You don’t need a depth buffer, just organise objects in depth order and draw from front to back - if a pixel’s already been drawn, assume it’s occluded and skip over it.
I forget what that’s technique’s called, but I’m pretty sure it’s a thing.
I’m not sure it’s a completely fair comparison
- ARM7TDMI @ 16.78 MHz & Zilog Z80 @ 8 or 4 MHz
- 32KB internal RAM & 96KB VRAM
- 256KB external RAM
- Special graphics hardware with hardware sprites and other hardware optimisations
- ARM Cortex M0+ @ 48 MHz (thumb only)
- 256KB progmem & 36KB RAM
- No special graphics hardware
Forgot to mention, I remember reading that the GBA’s graphics hardware used fixed points.
I’m not sure if this is where I read it, but there’s some discussion of it here.
Oh so we already have this one, nice
Sure, but to give a quick idea LoC in terms of just orders of magnitude is good.
Painter’s algorithm (or actually you maybe described something a little different), but it has drawbacks:
- Sort in each frame => slower.
- Doesn’t handle intersecting objects.
- Fails at overlapping (one object can be partly both in front and behind another object).
We might get creative and try like a half-resolution depth buffer or something.
Oh Yeah, this is it. Anyway, something much simpler than what’s in the video is still possible I think.
I wouldn’t be surprised, fixed points are great. Floating points are necessary for big scenes and big resolution where you notice imprecise placement, but for such small device I think there’s no point (pun) in floating point.
Lots of people attempt to stuff multiple operations into the same line or use single-letter variable names to try to shorten their code which muddies the water.
I prefer things like the number of includes, the number of functions and number of classes/structs (and preferably the average length of all functions).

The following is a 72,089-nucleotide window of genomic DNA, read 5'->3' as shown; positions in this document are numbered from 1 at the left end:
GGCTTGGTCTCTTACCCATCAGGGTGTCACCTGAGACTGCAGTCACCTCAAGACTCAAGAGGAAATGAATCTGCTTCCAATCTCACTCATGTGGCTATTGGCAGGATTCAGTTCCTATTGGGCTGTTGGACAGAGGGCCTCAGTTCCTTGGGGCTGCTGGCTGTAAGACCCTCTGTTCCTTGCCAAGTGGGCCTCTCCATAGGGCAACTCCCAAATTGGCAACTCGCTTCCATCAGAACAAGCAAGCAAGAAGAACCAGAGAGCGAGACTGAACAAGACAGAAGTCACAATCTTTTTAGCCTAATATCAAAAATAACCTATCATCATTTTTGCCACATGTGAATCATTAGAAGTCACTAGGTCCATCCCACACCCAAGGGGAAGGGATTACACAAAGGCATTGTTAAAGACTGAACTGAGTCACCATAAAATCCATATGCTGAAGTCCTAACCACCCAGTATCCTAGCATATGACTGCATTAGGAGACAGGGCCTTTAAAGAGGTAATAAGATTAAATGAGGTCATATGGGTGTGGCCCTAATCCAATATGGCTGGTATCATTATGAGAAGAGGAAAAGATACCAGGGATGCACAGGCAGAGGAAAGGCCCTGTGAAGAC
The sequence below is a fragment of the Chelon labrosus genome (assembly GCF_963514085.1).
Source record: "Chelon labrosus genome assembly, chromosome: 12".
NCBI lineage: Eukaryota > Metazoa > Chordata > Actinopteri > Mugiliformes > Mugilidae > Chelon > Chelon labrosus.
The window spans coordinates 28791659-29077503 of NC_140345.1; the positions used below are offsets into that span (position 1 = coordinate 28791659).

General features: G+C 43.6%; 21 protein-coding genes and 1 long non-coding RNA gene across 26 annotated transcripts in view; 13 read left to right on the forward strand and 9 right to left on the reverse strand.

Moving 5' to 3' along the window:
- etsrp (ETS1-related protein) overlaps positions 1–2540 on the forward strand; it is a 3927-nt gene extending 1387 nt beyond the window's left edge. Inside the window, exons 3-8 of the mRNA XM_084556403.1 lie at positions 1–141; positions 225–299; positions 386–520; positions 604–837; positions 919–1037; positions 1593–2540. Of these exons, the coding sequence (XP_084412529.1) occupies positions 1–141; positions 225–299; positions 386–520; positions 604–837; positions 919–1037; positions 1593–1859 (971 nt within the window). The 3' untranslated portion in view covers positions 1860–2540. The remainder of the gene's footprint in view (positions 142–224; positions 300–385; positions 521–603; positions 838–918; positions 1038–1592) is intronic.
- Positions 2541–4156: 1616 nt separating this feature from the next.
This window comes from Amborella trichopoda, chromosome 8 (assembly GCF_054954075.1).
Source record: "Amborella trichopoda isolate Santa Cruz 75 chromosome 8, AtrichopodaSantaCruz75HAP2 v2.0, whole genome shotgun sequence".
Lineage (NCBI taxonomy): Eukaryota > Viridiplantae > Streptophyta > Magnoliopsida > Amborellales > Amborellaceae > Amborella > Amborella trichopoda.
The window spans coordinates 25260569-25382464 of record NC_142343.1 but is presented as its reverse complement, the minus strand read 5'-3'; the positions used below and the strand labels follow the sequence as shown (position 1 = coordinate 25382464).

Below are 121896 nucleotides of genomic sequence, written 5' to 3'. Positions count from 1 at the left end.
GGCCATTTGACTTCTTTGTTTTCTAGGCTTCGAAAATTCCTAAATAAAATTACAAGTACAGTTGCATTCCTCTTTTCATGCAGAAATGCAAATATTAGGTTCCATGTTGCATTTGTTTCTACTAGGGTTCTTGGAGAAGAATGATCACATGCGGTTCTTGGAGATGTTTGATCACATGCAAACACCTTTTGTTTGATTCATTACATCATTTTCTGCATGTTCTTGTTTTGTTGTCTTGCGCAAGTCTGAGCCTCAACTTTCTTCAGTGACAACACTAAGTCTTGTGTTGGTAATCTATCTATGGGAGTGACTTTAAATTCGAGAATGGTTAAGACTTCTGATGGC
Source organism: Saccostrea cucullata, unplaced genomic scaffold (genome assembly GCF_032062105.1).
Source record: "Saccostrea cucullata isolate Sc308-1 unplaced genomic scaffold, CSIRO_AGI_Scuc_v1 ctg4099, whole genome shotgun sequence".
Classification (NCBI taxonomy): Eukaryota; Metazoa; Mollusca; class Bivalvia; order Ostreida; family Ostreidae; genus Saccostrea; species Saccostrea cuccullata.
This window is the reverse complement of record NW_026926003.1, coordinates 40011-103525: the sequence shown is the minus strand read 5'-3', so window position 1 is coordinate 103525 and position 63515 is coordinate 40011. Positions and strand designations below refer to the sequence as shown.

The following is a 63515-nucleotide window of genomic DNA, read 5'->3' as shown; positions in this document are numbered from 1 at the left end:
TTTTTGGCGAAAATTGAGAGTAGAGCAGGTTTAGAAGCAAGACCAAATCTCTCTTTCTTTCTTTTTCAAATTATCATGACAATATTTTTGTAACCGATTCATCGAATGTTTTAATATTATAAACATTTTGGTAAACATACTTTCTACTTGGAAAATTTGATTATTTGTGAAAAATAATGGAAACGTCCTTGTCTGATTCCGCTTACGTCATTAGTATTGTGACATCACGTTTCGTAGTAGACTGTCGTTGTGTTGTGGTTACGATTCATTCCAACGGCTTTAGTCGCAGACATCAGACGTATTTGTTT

E.g. that code has 6 includes, 10 structs and 36 functions
*puts ‘write complexity analyser’ on todo list*
If there’s 400 lines and 300 of that is all one function, that implies a greater complexity (or at least a bigger mess) than 500 lines split over 36 functions.
And that’s before factoring in brace style.
More a reverse painter’s algorithm.
Only if you’re sorting every object in a big O(n) sort every frame like Shlemiel The Painter.
If you use binary space partitioning then sorting can be reasonably fast for very little overhead (just the overhead of a binary tree).
Essentially the sorting can happen as the objects and/or camera move (in which case there’s a bit of tree rotation involved) instead of after everything has moved.
As long as the tree is kept balanced (preferably by using a self-balancing implementation) then you should get decent performance.
If there aren’t many objects, one option is to write the object number to the pixel and then if you get a collision, do a hash table lookup to retrieve the object’s depth.
That would large depth values to be used since you’d only need one per object.
Of course of course, I’m just saying assuming normal style (no hardcore code golfing) knowing the order of magnitude of LoC is a good first look at the complexity – you know just knowing it’s 100s LoC as opposed to 10000s can give you a rough idea. Beyond that of course it doesn’t say that much.
The number of classes etc. won’t be much better, someone writes a big utility class to solve a problem while someone else will abuse design patterns heavily to solve the same problem and end up with dozens of classes.
No. of includes/dependencies is good but won’t speak about code complexity, rather about the result size.
So I don’t think there is a simple super-metric. You have to actually study the code, or ask the programmers who work with it.
This is nice until you want to do animation, so good for static Doom levels, but probably not for a general 3D drawing. Actually the painter’s algorithm with normal sorting could work well if applied at triangle level – there wouldn’t be many triangles anyway, because performance, so sorting wouldn’t cause much overhead, plus the overlapping problem can’t happen with triangles.
You mean use the frame buffer instead of having an extra depth buffer? That could be a nice hack. But it would become a two-pass rendering.
Thanks for the ideas, I’ll try to experiment with this (am currently having some issues with getting the Pokitto simulator to work properly Will leave it for tomorrow).